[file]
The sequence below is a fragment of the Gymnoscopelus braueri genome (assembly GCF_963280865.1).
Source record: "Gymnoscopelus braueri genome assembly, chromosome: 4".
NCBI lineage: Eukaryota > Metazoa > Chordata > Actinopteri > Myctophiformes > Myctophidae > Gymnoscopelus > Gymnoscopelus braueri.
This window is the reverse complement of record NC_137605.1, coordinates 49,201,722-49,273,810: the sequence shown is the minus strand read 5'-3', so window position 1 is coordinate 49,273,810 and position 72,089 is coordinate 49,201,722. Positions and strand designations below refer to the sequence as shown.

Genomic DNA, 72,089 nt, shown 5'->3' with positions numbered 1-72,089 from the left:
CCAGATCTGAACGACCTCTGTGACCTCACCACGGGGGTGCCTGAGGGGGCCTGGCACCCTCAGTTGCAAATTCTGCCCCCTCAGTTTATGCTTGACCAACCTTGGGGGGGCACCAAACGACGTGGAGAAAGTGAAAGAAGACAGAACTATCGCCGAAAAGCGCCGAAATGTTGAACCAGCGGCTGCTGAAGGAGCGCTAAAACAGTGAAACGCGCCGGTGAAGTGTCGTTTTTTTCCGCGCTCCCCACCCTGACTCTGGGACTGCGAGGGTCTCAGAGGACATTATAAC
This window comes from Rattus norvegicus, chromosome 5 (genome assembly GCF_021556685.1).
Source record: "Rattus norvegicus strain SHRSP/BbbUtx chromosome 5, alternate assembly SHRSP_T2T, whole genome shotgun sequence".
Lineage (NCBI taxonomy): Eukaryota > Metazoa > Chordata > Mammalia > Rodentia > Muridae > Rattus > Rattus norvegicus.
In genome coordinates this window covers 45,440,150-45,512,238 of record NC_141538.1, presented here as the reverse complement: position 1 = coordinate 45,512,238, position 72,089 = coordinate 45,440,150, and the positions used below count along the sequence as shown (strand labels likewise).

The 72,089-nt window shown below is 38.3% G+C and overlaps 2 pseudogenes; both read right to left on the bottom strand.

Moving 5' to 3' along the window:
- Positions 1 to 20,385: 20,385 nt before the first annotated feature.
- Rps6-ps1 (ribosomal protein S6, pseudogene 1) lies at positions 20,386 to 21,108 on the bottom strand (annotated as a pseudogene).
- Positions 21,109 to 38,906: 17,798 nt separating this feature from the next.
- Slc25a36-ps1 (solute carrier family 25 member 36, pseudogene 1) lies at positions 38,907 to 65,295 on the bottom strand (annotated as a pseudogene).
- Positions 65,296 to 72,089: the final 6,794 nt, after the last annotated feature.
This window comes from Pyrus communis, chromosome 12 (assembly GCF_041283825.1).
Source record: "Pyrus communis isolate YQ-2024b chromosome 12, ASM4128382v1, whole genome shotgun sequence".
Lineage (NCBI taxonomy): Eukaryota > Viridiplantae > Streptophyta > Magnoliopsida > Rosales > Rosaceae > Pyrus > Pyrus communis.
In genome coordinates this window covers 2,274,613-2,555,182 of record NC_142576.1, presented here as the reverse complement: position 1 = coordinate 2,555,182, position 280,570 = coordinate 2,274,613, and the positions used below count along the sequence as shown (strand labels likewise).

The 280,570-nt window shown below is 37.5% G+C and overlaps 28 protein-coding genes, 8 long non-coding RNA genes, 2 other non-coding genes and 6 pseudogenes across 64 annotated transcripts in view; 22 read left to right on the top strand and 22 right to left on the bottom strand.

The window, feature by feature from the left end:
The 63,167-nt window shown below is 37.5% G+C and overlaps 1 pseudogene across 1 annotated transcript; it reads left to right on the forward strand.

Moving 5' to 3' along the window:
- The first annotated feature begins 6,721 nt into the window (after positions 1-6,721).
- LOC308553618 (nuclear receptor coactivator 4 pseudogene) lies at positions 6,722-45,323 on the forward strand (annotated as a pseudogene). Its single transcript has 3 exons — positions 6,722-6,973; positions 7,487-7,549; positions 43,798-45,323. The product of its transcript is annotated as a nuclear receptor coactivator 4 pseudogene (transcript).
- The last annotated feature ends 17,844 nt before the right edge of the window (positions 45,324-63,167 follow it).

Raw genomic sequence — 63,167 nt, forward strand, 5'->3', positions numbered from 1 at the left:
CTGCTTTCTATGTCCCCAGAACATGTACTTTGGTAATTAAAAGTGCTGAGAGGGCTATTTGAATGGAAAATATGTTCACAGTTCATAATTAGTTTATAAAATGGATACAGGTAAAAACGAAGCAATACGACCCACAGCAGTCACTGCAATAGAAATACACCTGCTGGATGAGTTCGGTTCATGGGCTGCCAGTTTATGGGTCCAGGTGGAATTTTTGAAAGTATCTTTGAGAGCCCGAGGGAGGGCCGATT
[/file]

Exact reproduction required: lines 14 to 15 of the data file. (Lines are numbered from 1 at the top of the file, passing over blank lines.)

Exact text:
- Rps6-ps1 (ribosomal protein S6, pseudogene 1) lies at positions 20,386 to 21,108 on the bottom strand (annotated as a pseudogene).
- Positions 21,109 to 38,906: 17,798 nt separating this feature from the next.